UK Lingerie; lights out for the industry?

UK Lingerie; lights out for the industry?

I wasn’t expecting to be writing about anything else this week other than our indie lingerie brands Lovebomb, let alone UK made lingerie which should by all rights be Ayten or Kelly’s domain, but BOOM, right in the middle of it, someone sent me a link about Mary Portas starting her own lingerie line.

I am actually a serial Portas addict. A retail expert, she’s forthright in the extreme - by English standards, which I appreciate are a little peculiar – and I loved her Queen of Shops series. I have no issue with people starting their own lingerie ranges, because thus far no-one has decided to do exactly what we’re doing and I mostly think KMD is working its groove quite happily these days. In fact, as you’ve seen from the Lovebomb, I’m quite enthusiastic about pointing our fans at other places!

But the press release . . . oh, the press releases . . . I don’t know who wrote them but they seem a tad inaccurate. Well, we all engage in marketing hyperbole, I guess. Also, cute picture!

Hang on, “turning the lights back on for Great British Manufacturing”?!

A few of us got our knickers in a twist after seeing this and went off to look for more information, and I rang the factory we work with in Nottingham that produces about half our stock to check they were still there. Happily, they weren’t a figment of my imagination.

What we found was stuff about Mary, new champion and saviour of UK Manufacturing.

Ummm . . . there are about a million issues here, and even with my limited knowledge, when I started writing about them, it got ridiculously long. Plus, we don’t really know what the series will end up like because it’s still being made – it could be an amazingly nuanced piece about the challenges and benefits of manufacturing within the UK. Or, it could just be a sideways shift in the Portas personal brand. I’d run a book, but I’m not sure we’d agree on how to judge it!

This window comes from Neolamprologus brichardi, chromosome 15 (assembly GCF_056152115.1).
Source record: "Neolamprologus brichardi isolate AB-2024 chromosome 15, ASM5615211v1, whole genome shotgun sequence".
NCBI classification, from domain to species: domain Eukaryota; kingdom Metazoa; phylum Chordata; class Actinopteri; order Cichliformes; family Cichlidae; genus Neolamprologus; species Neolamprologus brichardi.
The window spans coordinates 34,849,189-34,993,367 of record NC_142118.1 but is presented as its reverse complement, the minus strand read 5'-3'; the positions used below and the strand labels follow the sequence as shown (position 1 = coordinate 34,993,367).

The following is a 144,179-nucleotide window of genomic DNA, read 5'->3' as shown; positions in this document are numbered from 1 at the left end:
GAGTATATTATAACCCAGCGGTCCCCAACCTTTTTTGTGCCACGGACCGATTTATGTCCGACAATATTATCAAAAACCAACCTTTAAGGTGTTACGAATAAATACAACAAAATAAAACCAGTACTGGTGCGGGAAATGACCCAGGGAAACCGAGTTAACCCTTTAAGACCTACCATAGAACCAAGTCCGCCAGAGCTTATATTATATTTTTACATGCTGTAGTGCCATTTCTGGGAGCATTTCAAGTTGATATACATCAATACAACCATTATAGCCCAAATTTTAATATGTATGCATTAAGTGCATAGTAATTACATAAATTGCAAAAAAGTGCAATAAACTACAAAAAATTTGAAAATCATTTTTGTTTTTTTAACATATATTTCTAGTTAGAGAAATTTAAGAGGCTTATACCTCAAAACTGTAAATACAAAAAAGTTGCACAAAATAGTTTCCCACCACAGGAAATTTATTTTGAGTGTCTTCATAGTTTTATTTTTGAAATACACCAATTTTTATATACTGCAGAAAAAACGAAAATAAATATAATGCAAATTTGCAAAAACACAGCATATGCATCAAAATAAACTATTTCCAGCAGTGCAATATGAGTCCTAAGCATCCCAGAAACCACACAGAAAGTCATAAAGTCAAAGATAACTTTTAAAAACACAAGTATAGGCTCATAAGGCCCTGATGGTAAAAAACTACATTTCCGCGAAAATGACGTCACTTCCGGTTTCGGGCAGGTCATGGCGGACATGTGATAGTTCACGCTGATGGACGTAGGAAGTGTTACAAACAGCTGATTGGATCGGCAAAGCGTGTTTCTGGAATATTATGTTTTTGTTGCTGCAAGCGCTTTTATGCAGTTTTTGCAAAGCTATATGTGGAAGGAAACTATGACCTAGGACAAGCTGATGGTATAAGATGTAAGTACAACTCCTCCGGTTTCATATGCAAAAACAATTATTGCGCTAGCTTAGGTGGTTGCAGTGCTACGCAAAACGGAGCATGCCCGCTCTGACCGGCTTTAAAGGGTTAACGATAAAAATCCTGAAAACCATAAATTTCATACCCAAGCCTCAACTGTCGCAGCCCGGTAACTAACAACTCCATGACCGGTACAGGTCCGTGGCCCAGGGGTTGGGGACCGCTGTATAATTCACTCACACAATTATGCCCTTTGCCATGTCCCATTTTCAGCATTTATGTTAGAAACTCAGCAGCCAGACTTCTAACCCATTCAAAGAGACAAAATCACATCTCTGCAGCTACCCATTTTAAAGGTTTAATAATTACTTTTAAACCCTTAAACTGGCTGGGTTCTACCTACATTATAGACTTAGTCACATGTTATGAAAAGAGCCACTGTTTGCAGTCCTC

The UK does have major issues with manufacturing, after decimating our ailing industrial sector in the 80′s. This is for all sorts of reasons, including global trade/import, consumerism and price sensitivities, politics, practicalities and vicious circles . . . factories closing = skills lost = you open a factory and can’t staff it . . . many of us agree it’s an issue. We especially have an issue with getting components and fabrics made in the UK – there are factories to make lingerie, but almost no factories to make the things that you make the lingerie out of.


The UK lingerie industry is hardly sitting in the dark. We have two degrees churning out graduates with technical and creative skills every year. We have most of the young designer/indie lingerie brands in the world, as far as I can tell from trade shows. We have the UKFT helping us kick some butt at said shows, and keeping a searchable database of UK factories. The factory I work with has been running at capacity for the last 6 months, and is trying to work out how to expand without doing anything too risky.